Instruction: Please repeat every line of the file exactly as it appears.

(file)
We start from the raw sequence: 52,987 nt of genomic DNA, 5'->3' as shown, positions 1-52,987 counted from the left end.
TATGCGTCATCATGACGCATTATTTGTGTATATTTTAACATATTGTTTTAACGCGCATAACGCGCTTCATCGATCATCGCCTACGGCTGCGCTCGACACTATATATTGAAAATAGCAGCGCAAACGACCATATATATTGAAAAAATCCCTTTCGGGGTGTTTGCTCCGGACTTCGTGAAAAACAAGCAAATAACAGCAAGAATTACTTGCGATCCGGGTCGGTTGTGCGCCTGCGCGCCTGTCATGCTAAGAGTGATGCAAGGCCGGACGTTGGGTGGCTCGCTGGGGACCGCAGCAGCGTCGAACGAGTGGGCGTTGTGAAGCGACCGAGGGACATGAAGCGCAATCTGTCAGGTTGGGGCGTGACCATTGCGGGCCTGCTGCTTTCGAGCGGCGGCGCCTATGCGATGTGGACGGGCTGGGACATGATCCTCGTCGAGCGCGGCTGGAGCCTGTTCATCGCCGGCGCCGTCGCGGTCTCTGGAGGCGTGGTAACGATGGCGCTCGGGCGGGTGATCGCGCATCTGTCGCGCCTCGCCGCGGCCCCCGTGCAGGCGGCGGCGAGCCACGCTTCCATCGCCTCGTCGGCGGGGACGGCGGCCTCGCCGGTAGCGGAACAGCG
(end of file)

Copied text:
We start from the raw sequence: 52,987 nt of genomic DNA, 5'->3' as shown, positions 1-52,987 counted from the left end.
TATGCGTCATCATGACGCATTATTTGTGTATATTTTAACATATTGTTTTAACGCGCATAACGCGCTTCATCGATCATCGCCTACGGCTGCGCTCGACACTATATATTGAAAATAGCAGCGCAAACGACCATATATATTGAAAAAATCCCTTTCGGGGTGTTTGCTCCGGACTTCGTGAAAAACAAGCAAATAACAGCAAGAATTACTTGCGATCCGGGTCGGTTGTGCGCCTGCGCGCCTGTCATGCTAAGAGTGATGCAAGGCCGGACGTTGGGTGGCTCGCTGGGGACCGCAGCAGCGTCGAACGAGTGGGCGTTGTGAAGCGACCGAGGGACATGAAGCGCAATCTGTCAGGTTGGGGCGTGACCATTGCGGGCCTGCTGCTTTCGAGCGGCGGCGCCTATGCGATGTGGACGGGCTGGGACATGATCCTCGTCGAGCGCGGCTGGAGCCTGTTCATCGCCGGCGCCGTCGCGGTCTCTGGAGGCGTGGTAACGATGGCGCTCGGGCGGGTGATCGCGCATCTGTCGCGCCTCGCCGCGGCCCCCGTGCAGGCGGCGGCGAGCCACGCTTCCATCGCCTCGTCGGCGGGGACGGCGGCCTCGCCGGTAGCGGAACAGCG